Point out that emotions can be transmitted very rapidly and often without either person realizing it.

Explain that the group became happy because it expected to be happy.

Ask and discuss the following types of questions:

Learning Points

Emotions are easily passed from person to person, without either party realizing what is happening.

We have a choice to have a positive or negative outlook on everything we do, and that choice will affect others.


by Tracy Tagliati

Finding alternative uses for products and services can increase a company's market share, and ultimately the bottom line. For example, duct tape was created to serve as water-resistant sealing tape for ammunition cases during the World War II. Very soon, it was used to repair firearms, jeeps, and airplanes. Since that war, duct tape has adhered itself so well to the American culture that now people use it to make prom dresses, wallets, iPod cases, and other wild things. Tom Heck has even published Duct Tape Teambuilding Games, a book of teambuilding games with duct tape. (Permacel, the company that created duct tape, couldn't be happier.)

You can use this improv activity to discover alternative uses for your company's products and services.


To discover alternative uses for products and services.


5 or more
Best with 20


15-20 minutes.


Form groups. Divide the participants into groups, each with about five members.

Brief the participants. Provide each group with a common object (for example, a piece of rope). Explain that one member in the group will start by picking up the rope and demonstrating a single alternative use. Give an example by saying, “This is not just a rope. This is also a belt.” Demonstrate by tying the rope around your waist. The rope is then passed to the next person who will demonstrate another alternative use. Explain that the process will continue until the group has run out of ideas.

Begin a new round. Now that the groups have warmed-up with the first object, conduct another round. This time, use one of your company's products. Continue as before until the group has run out of steam.

Collect the ideas. Facilitate the collection of ideas by assembling all groups and asking each group to take turns and share one idea at a time. To speed up the process, ask the groups not to repeat any idea that was already called out by another team. Record the ideas on a flip chart at the front of the room. Continue until the group has run out of ideas.

Clarify the ideas. Read all the ideas out loud and ask any if any one needs further explanation or wants to provide additional information. Let the group members provide such explanations or information.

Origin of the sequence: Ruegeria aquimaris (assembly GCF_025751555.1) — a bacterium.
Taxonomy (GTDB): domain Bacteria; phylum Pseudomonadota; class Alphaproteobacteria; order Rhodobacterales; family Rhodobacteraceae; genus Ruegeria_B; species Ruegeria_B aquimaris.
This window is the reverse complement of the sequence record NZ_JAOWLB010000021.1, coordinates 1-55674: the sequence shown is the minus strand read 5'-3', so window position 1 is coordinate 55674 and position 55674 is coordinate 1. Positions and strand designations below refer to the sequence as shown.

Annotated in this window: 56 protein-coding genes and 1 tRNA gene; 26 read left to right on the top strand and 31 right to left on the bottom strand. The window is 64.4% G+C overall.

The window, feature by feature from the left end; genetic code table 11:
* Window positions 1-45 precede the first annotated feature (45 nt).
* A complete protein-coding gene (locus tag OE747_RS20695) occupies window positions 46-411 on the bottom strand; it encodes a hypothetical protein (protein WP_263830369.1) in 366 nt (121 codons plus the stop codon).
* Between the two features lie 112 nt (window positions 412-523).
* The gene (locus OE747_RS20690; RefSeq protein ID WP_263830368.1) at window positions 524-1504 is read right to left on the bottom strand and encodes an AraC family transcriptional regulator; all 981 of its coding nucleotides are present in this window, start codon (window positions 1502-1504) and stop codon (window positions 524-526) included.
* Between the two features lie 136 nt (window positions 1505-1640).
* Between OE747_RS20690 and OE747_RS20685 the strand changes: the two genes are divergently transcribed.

Identify the top ideas. Ask the participants to come up to the flip chart and put a 5 next to their top choice, a 4 next to their second choice, and so on. Total the numbers next to each idea and assign a ranking based on these total scores.

Coordinate action planning. Compliment the groups on their creative ideas. Conduct a brief discussion to decide on a time line for putting the top ideas into action.


If you have a very large number of participants, let each group collect and rank their own idea. Simply assign someone in each group to facilitate the process. Afterwards, you can assemble all the groups and ask them to report out their top choices. From this point, you can use the scoring and ranking process.

From Brian's Brain

Thiagi writes: Every month, we have been reprinting a previous issue of Brian Remer's Firefly News Flash. Beginning this month, we decided to tease you with a synopsis and link you directly to Brian's website.

Here are teasers for the June and July issues of Firefly News Flash. Enjoy!

The latest from Firefly News Flash
by Brian Remer

June 2011: Beyond Polarities

Typically we think in dualistic terms, positioning our opinions, values, methods, and philosophies as polar opposites. What we often forget is that sometimes opposites attract and when they do, that is exactly when creative solutions to seemingly intractable problems can be found. The science of opposable thinking is the subject of this month's issue and it is explored through a review of Roger Martin's book, The Opposable Mind. Key point: Keep a pair of dice in your pocket as a reminder that you have many more options than the yes-no flip of a coin would suggest.

Read more in the June 2011 issue: .

July 2011: Strings and Beads

by Brian Remer

String, beads, and imagination are all it takes to create a novel memory aid that you can use to recall a long list or the steps of a detailed process. Discover how to apply it to your training and coaching to boost retention and increase participant engagement. Meet the inventor of this method in an interview with Michele Deck, author, educator, and co-founder of G.A.M.E.S., a company that specializes in adult learning and interactive teaching methods. Michele's top tip: Engage learners by having them make emotionally relevant connections to what they learned.

Read more in the July 2011 issue: .

International Workshops

Thiagi's Workshops in Europe

Stockholm, Sweden

Interactive Techniques for Instructor-Led Training
7-9 November 2011

This 3-day workshop helps you design and conduct different types of effective training games, simulations, and activities. Based on 30 years of field research, these design formats enable you to create training faster, cheaper, and better.

You will receive two manuals of training games and simulations during the workshop and have access to 2000+ web pages with additional games, activities, and facilitation tips.